Endometriosis is usually a long-lasting (chronic)
disease. When you have
endometriosis, the type of tissue that lines your uterus is
also growing outside your uterus. The clumps of tissue (called implants) may have grown on your ovaries or
fallopian tubes, the outer wall of the
uterus, the intestines, or other organs in the belly. In rare cases they
spread to areas beyond the belly.
With each menstrual cycle, the implants go through the
same growing, breaking down, and bleeding that the uterine lining (endometrium)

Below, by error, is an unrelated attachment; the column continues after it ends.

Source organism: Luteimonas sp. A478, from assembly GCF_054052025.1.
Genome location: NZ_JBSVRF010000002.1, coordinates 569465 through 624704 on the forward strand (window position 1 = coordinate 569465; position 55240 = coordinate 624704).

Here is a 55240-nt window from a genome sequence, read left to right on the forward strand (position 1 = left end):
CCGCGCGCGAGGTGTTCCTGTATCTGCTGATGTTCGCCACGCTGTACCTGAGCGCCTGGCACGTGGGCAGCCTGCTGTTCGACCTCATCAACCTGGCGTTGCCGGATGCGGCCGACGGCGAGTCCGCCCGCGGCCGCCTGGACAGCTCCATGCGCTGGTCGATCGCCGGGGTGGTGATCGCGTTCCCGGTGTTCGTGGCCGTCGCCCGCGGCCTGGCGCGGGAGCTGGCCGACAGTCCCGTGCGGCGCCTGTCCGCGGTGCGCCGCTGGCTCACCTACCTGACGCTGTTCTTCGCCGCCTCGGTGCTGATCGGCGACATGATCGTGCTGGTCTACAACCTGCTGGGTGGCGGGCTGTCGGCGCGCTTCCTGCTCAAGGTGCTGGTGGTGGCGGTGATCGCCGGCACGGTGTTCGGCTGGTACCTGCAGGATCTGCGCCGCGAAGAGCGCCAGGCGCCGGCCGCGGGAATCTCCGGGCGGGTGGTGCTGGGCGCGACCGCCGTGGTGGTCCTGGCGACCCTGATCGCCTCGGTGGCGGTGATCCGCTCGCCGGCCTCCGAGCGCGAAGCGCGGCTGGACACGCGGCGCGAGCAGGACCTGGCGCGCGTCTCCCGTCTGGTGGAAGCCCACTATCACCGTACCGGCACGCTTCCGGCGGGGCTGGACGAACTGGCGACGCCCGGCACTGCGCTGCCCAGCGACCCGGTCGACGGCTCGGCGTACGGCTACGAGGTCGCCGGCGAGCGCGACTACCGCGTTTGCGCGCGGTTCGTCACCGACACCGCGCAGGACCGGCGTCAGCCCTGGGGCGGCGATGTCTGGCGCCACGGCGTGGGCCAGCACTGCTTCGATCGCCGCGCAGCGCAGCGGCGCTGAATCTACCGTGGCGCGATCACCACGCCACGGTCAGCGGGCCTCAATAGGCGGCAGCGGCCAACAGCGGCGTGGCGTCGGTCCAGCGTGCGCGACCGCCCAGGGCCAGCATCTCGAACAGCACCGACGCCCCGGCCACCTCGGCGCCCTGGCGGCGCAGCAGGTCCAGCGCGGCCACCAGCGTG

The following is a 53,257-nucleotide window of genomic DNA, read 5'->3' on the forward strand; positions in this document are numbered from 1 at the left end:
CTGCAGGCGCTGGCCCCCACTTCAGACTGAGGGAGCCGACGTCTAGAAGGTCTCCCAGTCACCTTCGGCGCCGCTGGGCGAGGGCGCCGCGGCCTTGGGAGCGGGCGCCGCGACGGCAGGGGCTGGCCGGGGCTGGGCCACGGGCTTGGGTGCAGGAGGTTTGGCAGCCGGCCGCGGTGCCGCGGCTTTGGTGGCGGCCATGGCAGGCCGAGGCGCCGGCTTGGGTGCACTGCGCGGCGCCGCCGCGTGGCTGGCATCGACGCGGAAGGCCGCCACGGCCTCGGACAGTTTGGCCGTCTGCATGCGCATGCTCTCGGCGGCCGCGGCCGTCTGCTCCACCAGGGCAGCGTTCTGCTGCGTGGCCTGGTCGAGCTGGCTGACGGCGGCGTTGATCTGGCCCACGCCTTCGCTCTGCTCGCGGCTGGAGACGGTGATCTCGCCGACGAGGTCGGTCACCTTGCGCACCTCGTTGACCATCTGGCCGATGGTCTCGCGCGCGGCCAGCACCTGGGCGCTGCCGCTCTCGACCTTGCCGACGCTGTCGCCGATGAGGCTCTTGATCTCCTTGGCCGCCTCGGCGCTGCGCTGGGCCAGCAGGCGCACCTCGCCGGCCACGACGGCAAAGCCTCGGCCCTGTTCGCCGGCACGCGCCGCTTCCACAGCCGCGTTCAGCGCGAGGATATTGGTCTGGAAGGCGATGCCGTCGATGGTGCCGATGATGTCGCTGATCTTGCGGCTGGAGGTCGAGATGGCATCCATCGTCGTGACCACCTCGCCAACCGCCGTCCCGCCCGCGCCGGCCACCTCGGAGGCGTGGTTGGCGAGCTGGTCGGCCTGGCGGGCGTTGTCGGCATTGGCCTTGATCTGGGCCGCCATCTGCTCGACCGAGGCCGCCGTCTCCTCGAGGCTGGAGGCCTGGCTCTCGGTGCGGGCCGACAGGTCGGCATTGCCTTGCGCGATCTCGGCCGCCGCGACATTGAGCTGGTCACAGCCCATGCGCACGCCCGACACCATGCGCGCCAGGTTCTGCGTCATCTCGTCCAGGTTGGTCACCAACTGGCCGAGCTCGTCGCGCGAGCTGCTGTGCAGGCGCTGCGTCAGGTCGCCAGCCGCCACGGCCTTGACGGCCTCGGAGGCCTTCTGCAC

goes through. This is why endometriosis pain may
start as mild discomfort a few days before the menstrual period and then usually
is gone by the time the period ends. But if an implant grows in a sensitive
area, it can cause constant pain or pain during certain activities, such as
sex, exercise, or bowel movements.